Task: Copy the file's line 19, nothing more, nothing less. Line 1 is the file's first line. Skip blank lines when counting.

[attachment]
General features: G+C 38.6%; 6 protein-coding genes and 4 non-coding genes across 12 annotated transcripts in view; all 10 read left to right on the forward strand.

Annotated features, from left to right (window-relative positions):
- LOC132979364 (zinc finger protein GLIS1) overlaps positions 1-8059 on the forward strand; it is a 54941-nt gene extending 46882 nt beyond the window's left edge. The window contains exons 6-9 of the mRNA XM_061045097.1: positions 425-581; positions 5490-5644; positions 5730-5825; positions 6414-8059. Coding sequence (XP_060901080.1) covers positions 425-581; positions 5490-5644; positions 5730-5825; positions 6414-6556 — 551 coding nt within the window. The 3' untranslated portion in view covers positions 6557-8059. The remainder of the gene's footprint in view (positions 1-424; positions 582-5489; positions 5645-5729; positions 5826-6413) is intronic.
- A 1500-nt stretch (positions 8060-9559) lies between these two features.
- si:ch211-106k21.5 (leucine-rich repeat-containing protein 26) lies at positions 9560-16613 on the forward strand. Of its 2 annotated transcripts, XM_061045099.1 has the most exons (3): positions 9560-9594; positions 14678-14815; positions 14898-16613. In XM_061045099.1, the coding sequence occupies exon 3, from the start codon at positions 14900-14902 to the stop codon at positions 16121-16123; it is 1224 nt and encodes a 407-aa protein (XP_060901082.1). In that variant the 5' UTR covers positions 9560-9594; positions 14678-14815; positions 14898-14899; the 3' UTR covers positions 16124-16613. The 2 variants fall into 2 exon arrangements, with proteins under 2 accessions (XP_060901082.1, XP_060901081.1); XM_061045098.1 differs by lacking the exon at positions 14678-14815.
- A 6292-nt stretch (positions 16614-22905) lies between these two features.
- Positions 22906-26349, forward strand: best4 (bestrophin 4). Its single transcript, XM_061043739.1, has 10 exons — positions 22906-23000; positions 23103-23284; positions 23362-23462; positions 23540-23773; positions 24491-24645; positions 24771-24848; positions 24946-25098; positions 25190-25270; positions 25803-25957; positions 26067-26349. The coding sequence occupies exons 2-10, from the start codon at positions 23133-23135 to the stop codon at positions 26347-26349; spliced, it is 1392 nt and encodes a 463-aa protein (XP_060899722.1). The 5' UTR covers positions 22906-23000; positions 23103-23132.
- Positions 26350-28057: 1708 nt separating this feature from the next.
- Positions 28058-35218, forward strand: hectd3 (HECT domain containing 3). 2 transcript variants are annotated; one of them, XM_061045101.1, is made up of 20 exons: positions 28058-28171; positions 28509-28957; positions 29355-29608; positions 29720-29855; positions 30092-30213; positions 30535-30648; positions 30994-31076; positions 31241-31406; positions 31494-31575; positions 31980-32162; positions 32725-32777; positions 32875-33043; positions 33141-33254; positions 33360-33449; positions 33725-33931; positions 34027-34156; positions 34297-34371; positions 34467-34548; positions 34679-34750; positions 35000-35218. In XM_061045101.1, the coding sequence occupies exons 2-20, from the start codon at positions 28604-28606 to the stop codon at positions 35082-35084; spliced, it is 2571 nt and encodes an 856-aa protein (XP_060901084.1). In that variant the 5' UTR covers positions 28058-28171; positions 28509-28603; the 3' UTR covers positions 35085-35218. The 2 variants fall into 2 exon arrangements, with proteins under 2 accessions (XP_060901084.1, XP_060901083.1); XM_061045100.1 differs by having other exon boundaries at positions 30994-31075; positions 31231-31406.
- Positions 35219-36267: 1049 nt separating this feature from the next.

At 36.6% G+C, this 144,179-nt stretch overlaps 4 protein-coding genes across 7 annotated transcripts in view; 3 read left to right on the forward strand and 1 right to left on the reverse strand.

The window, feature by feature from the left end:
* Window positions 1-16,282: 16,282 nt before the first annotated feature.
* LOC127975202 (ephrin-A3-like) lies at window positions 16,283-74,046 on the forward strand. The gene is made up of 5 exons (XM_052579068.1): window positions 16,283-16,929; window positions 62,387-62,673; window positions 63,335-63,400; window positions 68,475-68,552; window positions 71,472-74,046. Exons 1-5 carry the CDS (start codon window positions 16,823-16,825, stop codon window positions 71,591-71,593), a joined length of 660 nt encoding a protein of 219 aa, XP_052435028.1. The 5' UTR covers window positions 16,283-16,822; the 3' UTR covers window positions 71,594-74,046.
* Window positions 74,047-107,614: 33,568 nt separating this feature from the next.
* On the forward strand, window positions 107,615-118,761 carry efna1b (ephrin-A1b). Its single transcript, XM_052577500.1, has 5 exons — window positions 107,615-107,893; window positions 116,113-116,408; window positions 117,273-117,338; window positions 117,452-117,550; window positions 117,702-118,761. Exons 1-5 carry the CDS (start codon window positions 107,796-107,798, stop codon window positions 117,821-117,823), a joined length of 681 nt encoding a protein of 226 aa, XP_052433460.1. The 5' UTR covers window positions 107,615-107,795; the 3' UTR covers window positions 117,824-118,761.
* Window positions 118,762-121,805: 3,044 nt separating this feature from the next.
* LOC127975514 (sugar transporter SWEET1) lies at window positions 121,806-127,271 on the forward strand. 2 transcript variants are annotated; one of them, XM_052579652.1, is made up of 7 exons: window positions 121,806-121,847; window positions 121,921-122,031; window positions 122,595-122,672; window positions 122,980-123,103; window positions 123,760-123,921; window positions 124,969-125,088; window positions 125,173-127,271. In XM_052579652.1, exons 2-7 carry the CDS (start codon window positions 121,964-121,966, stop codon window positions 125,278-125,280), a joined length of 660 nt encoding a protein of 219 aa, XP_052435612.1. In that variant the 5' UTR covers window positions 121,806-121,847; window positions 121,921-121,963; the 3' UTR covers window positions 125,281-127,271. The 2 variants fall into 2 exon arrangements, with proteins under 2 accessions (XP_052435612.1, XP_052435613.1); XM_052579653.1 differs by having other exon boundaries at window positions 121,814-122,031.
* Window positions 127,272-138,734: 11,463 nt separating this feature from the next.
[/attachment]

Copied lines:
* Window positions 127,272-138,734: 11,463 nt separating this feature from the next.